There’s a germ of a great idea in there somewhere, in the idea that embracing helplessness as an excuse for not acting gets no one anywhere. But the nut of the villain’s argument—that everyone used to love the idea of the future, and then suddenly stopped—doesn’t hold water. The habit of channeling social anxieties as entertainment, or of using the future as an all-purpose bogeyman to drive drama and fear, isn’t a recent historical change. Maybe specifically at the 1964 World’s Fair, where the Carousel Of Progress debuted, or at Disney World and Disneyland, where the ride lived during various eras, there was a feeling that the future was a dazzlingly polished, untarnished place of white jumpsuits, tasty food paste, and endless leisure, with no downsides or tradeoffs. But actual science-fiction films didn’t suddenly take a turn toward grimdark futures and anti-futurism at some point in history. They’ve been embracing catastrophe all along.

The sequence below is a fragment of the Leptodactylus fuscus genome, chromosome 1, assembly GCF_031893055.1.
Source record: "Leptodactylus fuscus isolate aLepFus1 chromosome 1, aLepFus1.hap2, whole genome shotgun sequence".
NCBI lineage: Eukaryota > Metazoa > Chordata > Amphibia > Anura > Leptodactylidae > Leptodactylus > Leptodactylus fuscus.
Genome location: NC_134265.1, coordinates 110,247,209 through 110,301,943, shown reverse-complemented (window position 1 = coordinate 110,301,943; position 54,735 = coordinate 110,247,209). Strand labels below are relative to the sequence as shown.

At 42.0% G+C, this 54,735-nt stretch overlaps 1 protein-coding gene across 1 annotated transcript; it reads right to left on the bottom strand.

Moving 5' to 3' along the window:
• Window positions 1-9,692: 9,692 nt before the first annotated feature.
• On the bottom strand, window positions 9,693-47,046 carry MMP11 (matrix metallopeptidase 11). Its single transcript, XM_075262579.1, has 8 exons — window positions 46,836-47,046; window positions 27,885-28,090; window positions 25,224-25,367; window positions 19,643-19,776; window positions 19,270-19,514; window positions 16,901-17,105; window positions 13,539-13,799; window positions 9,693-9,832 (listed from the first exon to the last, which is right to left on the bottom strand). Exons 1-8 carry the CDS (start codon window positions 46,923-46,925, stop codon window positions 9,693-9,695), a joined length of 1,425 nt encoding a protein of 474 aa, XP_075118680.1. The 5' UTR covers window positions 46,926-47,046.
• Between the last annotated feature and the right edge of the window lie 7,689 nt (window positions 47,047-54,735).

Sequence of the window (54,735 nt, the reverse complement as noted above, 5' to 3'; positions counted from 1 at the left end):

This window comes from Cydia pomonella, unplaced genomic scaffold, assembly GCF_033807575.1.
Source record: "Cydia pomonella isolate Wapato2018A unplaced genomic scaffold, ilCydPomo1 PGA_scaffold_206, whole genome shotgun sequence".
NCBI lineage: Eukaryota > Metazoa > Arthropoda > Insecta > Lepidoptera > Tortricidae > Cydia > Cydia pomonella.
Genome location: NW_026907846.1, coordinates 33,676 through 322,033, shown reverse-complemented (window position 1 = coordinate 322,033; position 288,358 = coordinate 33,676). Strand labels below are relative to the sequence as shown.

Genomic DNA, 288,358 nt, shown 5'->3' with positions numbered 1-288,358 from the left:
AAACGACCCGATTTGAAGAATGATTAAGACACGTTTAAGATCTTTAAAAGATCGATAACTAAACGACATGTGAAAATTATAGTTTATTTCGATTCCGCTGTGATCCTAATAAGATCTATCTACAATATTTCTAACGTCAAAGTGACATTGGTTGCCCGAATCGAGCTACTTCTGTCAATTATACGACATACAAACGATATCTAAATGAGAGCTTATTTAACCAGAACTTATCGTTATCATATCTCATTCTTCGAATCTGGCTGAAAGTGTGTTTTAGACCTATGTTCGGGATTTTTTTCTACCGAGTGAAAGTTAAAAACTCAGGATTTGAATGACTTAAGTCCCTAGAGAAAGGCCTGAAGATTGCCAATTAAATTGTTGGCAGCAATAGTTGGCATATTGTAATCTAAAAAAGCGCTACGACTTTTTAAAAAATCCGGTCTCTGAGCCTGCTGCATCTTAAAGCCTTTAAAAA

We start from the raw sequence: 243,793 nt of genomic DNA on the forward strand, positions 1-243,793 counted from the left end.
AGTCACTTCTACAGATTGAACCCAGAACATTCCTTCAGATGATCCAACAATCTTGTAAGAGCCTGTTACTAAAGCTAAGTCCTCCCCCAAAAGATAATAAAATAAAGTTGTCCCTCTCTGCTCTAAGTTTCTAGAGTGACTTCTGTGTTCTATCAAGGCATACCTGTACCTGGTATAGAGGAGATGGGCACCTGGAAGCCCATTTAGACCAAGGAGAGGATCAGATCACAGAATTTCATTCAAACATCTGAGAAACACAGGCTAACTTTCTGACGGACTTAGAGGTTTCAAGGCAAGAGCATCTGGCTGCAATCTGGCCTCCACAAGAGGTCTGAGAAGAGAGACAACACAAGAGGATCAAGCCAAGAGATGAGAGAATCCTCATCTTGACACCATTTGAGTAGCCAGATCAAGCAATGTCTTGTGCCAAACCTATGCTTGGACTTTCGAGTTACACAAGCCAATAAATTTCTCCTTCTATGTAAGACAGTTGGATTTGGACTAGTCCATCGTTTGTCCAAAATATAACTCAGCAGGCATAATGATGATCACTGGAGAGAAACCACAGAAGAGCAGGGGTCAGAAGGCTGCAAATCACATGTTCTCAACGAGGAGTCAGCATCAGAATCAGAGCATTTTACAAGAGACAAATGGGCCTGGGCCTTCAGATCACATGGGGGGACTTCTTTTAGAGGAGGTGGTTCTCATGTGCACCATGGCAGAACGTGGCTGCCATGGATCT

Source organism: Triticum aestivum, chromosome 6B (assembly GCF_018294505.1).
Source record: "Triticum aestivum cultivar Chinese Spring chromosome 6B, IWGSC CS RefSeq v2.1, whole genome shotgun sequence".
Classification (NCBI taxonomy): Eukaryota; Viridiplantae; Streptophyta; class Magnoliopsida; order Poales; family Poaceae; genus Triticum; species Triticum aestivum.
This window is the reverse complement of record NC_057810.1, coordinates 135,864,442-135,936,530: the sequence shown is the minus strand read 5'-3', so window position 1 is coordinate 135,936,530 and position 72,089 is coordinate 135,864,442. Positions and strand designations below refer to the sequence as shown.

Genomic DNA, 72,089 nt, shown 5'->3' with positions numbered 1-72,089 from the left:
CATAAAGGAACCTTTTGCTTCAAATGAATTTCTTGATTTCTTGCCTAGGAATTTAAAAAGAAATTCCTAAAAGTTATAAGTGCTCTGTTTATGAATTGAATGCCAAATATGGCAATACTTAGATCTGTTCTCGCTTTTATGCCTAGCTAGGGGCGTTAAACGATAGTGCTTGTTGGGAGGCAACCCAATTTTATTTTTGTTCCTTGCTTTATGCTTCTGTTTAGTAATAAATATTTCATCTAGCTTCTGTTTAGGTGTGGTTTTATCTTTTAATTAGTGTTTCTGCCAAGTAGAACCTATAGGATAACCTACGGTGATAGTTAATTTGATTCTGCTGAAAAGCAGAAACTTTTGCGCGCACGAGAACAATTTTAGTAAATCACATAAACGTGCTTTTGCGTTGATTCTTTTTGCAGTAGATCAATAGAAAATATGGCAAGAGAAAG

At best, the earliest, crudest science-fiction films were neutral on the future. Georges Méliès’ 1902 fantasia “A Trip To The Moon,” widely regarded as the first science-fiction film, is creepy and nightmarish, with its iconic image of the Man In The Moon with a rocket embedded painfully in its eye, its hostile hopping aliens, and its freezing, surrealistic lunar landscape. There are great scientific discoveries and medals for everyone at the end, not to mention Méliès’ favorite trope, lovely ladies at every stop along the way. But “Trip To The Moon” doesn’t find much to admire in the future except the way it can be exploited for weird visions. It’s unknown territory, where strange things can happen and the imagination can run wild.